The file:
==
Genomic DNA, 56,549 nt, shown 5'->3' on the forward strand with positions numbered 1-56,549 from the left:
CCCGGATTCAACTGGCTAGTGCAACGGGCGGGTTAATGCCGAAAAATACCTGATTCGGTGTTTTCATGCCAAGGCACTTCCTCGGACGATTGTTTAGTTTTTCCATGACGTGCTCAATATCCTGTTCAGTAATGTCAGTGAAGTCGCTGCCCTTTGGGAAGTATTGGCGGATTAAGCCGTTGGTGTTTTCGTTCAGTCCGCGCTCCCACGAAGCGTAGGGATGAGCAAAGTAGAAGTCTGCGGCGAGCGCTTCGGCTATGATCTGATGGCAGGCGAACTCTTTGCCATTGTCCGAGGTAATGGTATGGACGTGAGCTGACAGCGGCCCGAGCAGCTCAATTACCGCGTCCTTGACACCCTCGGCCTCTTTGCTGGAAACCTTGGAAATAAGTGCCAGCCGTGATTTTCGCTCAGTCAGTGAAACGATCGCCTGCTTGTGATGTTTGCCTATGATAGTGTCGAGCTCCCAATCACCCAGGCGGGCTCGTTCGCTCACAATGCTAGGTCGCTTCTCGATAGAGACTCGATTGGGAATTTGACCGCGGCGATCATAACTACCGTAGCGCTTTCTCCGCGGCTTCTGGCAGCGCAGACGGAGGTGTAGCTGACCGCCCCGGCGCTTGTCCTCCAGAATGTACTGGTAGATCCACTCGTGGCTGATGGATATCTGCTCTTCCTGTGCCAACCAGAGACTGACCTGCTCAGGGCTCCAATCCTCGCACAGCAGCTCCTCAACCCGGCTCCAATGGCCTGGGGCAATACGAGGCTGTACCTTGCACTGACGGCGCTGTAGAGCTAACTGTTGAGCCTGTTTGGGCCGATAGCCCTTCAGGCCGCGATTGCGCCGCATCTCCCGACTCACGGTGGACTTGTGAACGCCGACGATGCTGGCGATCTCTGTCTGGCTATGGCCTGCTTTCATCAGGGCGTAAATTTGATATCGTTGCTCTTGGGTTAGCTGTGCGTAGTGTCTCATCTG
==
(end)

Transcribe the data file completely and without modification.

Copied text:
Genomic DNA, 56,549 nt, shown 5'->3' on the forward strand with positions numbered 1-56,549 from the left:
CCCGGATTCAACTGGCTAGTGCAACGGGCGGGTTAATGCCGAAAAATACCTGATTCGGTGTTTTCATGCCAAGGCACTTCCTCGGACGATTGTTTAGTTTTTCCATGACGTGCTCAATATCCTGTTCAGTAATGTCAGTGAAGTCGCTGCCCTTTGGGAAGTATTGGCGGATTAAGCCGTTGGTGTTTTCGTTCAGTCCGCGCTCCCACGAAGCGTAGGGATGAGCAAAGTAGAAGTCTGCGGCGAGCGCTTCGGCTATGATCTGATGGCAGGCGAACTCTTTGCCATTGTCCGAGGTAATGGTATGGACGTGAGCTGACAGCGGCCCGAGCAGCTCAATTACCGCGTCCTTGACACCCTCGGCCTCTTTGCTGGAAACCTTGGAAATAAGTGCCAGCCGTGATTTTCGCTCAGTCAGTGAAACGATCGCCTGCTTGTGATGTTTGCCTATGATAGTGTCGAGCTCCCAATCACCCAGGCGGGCTCGTTCGCTCACAATGCTAGGTCGCTTCTCGATAGAGACTCGATTGGGAATTTGACCGCGGCGATCATAACTACCGTAGCGCTTTCTCCGCGGCTTCTGGCAGCGCAGACGGAGGTGTAGCTGACCGCCCCGGCGCTTGTCCTCCAGAATGTACTGGTAGATCCACTCGTGGCTGATGGATATCTGCTCTTCCTGTGCCAACCAGAGACTGACCTGCTCAGGGCTCCAATCCTCGCACAGCAGCTCCTCAACCCGGCTCCAATGGCCTGGGGCAATACGAGGCTGTACCTTGCACTGACGGCGCTGTAGAGCTAACTGTTGAGCCTGTTTGGGCCGATAGCCCTTCAGGCCGCGATTGCGCCGCATCTCCCGACTCACGGTGGACTTGTGAACGCCGACGATGCTGGCGATCTCTGTCTGGCTATGGCCTGCTTTCATCAGGGCGTAAATTTGATATCGTTGCTCTTGGGTTAGCTGTGCGTAGTGTCTCATCTG